With money in their written account, what responsibility do kids have in learning to manage their money?
While living at home, if kids only spend as they desire, they don’t experience the responsibility of paying for some of their expenses.
The “it’s all about me” habit doesn’t work when kids transform overnight to adults legally responsible for every spending decision.
Those at-home years between getting their first allowance and high school graduation are the best time for experiential money management .
A recent BYU study finds hands-on experience is best for children to learn financial responsibility
Kids need responsibility
Kids who manage their money in a written account learn the “pain of paying” for age-appropriate expenses. Today’s kids believe a cell phone is an absolute essential, making it the perfect expense for kids to manage.
Long ago when my kids were young they wanted a TV upstairs with cable. We suggested that they contribute a few dollars each month. They agreed because they really wanted to watch their own TV shows. Even though we all knew they weren’t paying the entire cost, they had a responsibility to pay their share on time.
Most kids receive money, usually an allowance, with few expense responsibilities. This free-form spending creates a spending habit that can escalate in the teen years.
Manage money for fun and expenses
As parents, you can give them experience learning how to manage money for fun and necessary expenses. This can be an essential part of your child’s financial education at home.
Kids who pay some expenses gain some mindfulness about money while learning to make wise money decisions. Before spending they may look at their account and see some expenses ahead.
Maybe the cell phone contribution is next week. They might realize they’ll have a negative balance if they overspend this week. A negative balance in your allowance system can have consequences—a late fee, or the most drastic thing ever—taking away the cell phone.
On allowance day, kids update their balance and mentally plan for the next week. As parents you can provide spending funds allocated for specific purposes.
It’s as if they are a department in your family corporation and you are funding their department’s needs. This is money would spend on them anyway; you’re simply transferring the responsibility to them.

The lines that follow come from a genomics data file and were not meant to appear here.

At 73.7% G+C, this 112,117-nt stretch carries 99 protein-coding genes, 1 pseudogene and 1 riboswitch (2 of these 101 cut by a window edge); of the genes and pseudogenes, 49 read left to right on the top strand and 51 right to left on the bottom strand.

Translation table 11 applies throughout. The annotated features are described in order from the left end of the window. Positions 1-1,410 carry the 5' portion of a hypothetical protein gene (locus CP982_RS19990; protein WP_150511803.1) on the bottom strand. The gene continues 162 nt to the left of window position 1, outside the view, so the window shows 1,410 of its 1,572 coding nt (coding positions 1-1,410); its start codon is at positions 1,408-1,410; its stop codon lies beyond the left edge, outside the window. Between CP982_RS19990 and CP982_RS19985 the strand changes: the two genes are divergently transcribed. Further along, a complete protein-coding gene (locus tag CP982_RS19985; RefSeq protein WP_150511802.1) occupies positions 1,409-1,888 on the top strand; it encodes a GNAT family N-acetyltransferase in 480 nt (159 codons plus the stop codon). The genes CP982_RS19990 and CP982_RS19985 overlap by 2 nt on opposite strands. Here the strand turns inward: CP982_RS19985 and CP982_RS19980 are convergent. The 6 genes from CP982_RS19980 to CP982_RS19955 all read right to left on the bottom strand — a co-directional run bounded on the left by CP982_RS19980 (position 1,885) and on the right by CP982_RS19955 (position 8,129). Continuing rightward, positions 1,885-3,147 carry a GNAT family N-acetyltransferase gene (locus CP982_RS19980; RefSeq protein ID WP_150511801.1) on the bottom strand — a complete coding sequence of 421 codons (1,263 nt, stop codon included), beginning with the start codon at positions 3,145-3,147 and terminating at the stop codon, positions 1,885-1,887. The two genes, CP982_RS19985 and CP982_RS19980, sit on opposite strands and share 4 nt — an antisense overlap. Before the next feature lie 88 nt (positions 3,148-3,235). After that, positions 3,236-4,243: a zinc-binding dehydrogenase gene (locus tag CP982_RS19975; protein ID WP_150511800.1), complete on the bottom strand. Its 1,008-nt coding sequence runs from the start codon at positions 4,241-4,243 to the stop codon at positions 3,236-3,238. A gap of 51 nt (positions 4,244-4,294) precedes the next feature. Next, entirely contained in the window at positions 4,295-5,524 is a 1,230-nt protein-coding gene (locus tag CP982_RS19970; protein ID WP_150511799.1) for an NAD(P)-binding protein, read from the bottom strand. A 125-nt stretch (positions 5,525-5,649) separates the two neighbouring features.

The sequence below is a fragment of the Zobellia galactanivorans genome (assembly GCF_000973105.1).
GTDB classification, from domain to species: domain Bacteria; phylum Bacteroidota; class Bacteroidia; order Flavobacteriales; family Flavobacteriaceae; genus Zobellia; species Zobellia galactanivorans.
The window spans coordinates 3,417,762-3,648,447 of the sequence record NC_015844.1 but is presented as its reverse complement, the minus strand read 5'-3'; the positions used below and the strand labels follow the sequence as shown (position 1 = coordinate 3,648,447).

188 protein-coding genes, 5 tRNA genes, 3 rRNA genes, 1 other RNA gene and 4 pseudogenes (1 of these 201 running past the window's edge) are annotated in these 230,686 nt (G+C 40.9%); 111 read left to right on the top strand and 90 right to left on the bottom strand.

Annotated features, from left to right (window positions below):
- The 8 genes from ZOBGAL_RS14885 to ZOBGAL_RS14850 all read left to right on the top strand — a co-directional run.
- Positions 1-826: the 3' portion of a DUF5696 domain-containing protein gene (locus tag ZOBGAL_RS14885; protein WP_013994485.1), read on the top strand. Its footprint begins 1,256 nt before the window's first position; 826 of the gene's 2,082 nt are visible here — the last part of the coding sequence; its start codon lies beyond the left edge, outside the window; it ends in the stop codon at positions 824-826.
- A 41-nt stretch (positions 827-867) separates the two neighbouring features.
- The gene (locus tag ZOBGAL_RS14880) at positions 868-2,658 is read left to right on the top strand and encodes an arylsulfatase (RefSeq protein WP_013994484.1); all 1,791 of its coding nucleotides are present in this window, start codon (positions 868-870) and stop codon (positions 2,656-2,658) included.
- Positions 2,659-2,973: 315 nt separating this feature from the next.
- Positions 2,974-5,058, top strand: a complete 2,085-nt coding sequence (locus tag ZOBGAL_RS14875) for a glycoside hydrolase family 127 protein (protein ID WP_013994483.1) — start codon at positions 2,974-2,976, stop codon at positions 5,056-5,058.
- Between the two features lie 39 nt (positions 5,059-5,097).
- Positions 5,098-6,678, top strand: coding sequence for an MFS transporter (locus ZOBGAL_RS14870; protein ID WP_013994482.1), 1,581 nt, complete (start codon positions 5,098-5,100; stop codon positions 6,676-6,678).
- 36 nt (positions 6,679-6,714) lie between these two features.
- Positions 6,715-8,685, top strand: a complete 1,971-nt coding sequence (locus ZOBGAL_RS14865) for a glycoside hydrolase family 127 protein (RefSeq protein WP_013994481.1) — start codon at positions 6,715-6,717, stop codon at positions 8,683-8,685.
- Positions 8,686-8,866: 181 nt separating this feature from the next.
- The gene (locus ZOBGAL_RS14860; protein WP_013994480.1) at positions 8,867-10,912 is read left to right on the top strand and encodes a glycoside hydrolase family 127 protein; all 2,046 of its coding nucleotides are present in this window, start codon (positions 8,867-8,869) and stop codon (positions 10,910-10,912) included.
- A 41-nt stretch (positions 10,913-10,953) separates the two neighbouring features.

One expense responsibility I recommend for all kids is paying for their school supplies using a pre-negotiated fund from parents. School happens every year. They are responsible for buying all of the supplies required. If they use their funds wisely they can keep the difference.
Responsibility for some expenses gives kids some skin in the game, some ownership.
Another way to introduce the idea of expenses is to have them contribute a small part to some of their activities, maybe a dollar per piano lesson or a portion of the sports fee.
Their small contribution takes a tiny bite of their balance and helps them realize that lessons and activities aren’t free.
Start early so expenses become part of their mindfulness about money. A preschooler’s first responsibility is to understand that when they buy something the number has to be less than the purchase price. The numbers don’t lie.
This small lesson teaches them that they can’t spend more than they have. With this approach kids have real control over real money. You won’t need any allowance apps because the kids are in control with you as a facilitator or banker.
Kids need responsibility
As your kids get older they will manage more money and more expenses. By the time they are in high school they can be handling most of their day-to-day expenses including: school expenses, extra-curricular activities, some clothing, personal care supplies, cell phones, transportation, eating out, and entertainment. Kids need spending responsibility to get ready for adulthood.
Anecdote: When our daughters got to high school age at the beginning of each semester we transferred their fund of money to cover many of their day to expenses. Sarah asked, “You mean I have to manage all of this?” She looked skeptical but figured it out; today her kids are learning the same skill.
Lynne Finch helps parents teach their kids about money from their first allowance to online banking. “It’s time to teach the kids how to manage money they can’t see or touch,” says the author of The No-Cash Allowance. Follow Lynne’s common sense approach for teaching children that money is a number with kids as young as pre-school and continuing through high school.
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When your kids manage their money as a number, they become better money managers
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